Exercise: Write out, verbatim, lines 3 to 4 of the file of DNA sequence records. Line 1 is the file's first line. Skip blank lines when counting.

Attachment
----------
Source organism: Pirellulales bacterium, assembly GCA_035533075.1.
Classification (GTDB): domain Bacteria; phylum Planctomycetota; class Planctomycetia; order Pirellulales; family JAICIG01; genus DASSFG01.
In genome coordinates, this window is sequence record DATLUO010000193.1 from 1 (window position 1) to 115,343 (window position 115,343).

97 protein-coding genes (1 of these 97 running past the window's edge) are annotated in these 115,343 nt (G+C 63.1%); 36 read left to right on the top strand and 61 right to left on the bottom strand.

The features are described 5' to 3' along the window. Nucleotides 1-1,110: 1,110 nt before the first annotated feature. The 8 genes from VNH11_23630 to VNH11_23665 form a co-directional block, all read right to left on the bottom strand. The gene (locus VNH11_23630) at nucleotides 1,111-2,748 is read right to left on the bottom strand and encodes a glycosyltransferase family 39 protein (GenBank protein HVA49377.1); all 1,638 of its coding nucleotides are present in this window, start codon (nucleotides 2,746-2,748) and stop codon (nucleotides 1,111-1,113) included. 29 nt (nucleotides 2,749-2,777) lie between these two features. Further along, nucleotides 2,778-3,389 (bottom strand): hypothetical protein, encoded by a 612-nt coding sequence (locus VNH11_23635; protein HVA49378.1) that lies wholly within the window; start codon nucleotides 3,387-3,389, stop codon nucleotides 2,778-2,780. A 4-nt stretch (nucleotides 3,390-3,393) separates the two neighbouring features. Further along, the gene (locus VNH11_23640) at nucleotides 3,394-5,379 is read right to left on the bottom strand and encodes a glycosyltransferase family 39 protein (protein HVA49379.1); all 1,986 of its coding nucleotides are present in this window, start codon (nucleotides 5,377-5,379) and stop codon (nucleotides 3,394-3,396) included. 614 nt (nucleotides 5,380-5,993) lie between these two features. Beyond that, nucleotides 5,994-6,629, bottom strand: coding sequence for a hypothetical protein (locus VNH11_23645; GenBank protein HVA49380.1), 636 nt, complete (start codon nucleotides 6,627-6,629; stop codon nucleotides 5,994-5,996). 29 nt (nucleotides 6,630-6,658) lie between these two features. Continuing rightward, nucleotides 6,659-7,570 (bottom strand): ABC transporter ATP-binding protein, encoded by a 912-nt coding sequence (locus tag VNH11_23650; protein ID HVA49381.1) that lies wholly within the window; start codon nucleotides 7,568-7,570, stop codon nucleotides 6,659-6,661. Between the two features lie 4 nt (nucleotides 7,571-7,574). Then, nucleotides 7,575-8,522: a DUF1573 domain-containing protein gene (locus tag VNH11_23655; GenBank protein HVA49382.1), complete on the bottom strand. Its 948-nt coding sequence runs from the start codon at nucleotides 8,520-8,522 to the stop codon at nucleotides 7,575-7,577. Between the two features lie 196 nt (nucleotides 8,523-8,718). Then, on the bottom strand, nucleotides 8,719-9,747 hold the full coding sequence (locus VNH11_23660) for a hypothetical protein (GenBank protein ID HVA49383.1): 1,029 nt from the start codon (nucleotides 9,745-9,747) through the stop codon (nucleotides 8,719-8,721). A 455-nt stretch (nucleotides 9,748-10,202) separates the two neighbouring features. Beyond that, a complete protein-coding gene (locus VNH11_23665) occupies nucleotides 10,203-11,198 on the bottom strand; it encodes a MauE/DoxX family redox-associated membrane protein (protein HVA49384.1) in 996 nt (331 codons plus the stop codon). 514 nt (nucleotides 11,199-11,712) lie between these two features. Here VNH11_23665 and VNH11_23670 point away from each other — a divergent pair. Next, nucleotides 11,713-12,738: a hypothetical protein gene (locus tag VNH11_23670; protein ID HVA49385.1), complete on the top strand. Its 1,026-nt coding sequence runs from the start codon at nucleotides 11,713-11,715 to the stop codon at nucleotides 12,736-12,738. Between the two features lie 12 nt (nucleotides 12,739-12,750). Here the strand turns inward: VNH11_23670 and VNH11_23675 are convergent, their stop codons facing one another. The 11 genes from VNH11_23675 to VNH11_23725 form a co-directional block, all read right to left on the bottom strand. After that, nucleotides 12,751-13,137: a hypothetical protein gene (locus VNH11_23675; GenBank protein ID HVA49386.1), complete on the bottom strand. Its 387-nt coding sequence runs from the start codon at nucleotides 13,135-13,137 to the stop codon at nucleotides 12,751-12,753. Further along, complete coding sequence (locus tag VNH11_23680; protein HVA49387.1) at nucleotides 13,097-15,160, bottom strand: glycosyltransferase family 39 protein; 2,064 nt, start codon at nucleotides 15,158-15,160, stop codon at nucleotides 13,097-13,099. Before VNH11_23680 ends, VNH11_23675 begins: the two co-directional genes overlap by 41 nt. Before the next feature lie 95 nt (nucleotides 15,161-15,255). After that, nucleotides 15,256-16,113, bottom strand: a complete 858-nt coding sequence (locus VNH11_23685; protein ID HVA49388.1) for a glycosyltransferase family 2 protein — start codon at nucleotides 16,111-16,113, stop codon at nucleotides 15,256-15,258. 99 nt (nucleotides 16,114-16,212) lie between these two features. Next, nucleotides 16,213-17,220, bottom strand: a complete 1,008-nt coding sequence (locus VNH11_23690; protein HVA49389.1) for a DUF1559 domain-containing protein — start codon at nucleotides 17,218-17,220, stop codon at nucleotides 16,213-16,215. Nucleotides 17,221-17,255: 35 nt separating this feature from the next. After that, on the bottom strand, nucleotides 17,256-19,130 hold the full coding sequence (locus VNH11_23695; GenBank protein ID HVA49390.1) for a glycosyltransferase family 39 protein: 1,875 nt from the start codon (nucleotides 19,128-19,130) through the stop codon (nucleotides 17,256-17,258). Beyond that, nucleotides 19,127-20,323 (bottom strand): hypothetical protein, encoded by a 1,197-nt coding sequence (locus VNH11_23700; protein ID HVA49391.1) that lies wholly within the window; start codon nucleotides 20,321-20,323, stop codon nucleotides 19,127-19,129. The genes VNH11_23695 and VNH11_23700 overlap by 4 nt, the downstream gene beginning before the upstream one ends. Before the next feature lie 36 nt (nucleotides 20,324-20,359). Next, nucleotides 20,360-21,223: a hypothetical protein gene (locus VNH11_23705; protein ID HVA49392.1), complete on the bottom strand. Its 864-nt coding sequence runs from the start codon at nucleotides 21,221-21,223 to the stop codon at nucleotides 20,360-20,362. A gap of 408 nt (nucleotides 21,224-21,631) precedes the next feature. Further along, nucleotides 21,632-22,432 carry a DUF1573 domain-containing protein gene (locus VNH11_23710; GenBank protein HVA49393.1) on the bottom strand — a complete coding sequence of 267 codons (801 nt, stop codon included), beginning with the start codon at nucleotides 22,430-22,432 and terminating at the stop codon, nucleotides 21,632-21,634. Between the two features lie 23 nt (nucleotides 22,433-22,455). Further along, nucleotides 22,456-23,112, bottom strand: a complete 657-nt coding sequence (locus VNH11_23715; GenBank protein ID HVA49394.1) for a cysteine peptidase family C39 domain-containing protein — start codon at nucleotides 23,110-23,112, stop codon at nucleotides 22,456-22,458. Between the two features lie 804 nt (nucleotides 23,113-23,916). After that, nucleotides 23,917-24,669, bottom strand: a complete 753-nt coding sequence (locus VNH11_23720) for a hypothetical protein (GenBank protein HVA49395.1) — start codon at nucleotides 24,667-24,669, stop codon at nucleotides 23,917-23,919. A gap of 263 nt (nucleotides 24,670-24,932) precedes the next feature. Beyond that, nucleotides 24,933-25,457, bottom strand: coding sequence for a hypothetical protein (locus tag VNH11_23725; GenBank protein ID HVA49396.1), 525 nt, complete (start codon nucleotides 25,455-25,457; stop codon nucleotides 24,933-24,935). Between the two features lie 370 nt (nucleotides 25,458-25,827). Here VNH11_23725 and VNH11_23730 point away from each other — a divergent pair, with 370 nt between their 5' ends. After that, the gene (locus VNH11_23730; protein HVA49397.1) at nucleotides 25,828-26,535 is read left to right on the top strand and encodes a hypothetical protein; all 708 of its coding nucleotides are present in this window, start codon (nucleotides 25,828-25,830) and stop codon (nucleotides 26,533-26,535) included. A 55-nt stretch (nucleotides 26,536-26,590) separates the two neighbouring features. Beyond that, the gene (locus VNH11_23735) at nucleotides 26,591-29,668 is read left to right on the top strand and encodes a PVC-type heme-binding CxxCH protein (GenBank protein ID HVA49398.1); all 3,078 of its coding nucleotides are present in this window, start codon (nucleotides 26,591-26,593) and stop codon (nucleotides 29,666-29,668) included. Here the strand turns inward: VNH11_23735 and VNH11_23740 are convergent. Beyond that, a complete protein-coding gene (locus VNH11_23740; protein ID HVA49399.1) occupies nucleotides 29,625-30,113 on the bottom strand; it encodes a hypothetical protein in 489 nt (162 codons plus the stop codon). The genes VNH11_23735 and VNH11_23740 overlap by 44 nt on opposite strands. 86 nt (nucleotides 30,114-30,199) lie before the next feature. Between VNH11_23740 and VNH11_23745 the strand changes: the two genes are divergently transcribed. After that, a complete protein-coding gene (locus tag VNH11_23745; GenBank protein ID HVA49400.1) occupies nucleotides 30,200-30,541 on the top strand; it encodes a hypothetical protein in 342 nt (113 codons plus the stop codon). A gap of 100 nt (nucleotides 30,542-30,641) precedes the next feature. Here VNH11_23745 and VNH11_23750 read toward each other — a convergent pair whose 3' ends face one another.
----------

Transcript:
In genome coordinates, this window is sequence record DATLUO010000193.1 from 1 (window position 1) to 115,343 (window position 115,343).

97 protein-coding genes (1 of these 97 running past the window's edge) are annotated in these 115,343 nt (G+C 63.1%); 36 read left to right on the top strand and 61 right to left on the bottom strand.